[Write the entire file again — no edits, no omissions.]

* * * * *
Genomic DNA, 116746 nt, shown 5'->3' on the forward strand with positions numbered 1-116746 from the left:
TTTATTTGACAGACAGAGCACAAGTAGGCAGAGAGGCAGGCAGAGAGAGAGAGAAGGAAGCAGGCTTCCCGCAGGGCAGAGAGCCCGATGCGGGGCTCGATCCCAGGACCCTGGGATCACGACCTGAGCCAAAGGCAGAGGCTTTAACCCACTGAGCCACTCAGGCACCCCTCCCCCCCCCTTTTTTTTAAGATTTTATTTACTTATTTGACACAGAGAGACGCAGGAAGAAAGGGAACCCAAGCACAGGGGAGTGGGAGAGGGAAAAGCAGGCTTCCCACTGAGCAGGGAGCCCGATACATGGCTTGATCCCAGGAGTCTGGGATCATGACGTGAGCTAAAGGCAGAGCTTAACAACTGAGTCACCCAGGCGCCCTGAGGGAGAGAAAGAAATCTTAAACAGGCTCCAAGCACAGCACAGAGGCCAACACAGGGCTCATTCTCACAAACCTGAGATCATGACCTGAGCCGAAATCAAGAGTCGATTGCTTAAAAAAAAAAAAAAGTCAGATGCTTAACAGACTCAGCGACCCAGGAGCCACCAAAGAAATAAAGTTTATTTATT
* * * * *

Genomic DNA, 116746 nt, shown 5'->3' on the forward strand with positions numbered 1-116746 from the left:
TTTATTTGACAGACAGAGCACAAGTAGGCAGAGAGGCAGGCAGAGAGAGAGAGAAGGAAGCAGGCTTCCCGCAGGGCAGAGAGCCCGATGCGGGGCTCGATCCCAGGACCCTGGGATCACGACCTGAGCCAAAGGCAGAGGCTTTAACCCACTGAGCCACTCAGGCACCCCTCCCCCCCCCTTTTTTTTAAGATTTTATTTACTTATTTGACACAGAGAGACGCAGGAAGAAAGGGAACCCAAGCACAGGGGAGTGGGAGAGGGAAAAGCAGGCTTCCCACTGAGCAGGGAGCCCGATACATGGCTTGATCCCAGGAGTCTGGGATCATGACGTGAGCTAAAGGCAGAGCTTAACAACTGAGTCACCCAGGCGCCCTGAGGGAGAGAAAGAAATCTTAAACAGGCTCCAAGCACAGCACAGAGGCCAACACAGGGCTCATTCTCACAAACCTGAGATCATGACCTGAGCCGAAATCAAGAGTCGATTGCTTAAAAAAAAAAAAAAGTCAGATGCTTAACAGACTCAGCGACCCAGGAGCCACCAAAGAAATAAAGTTTATTTATT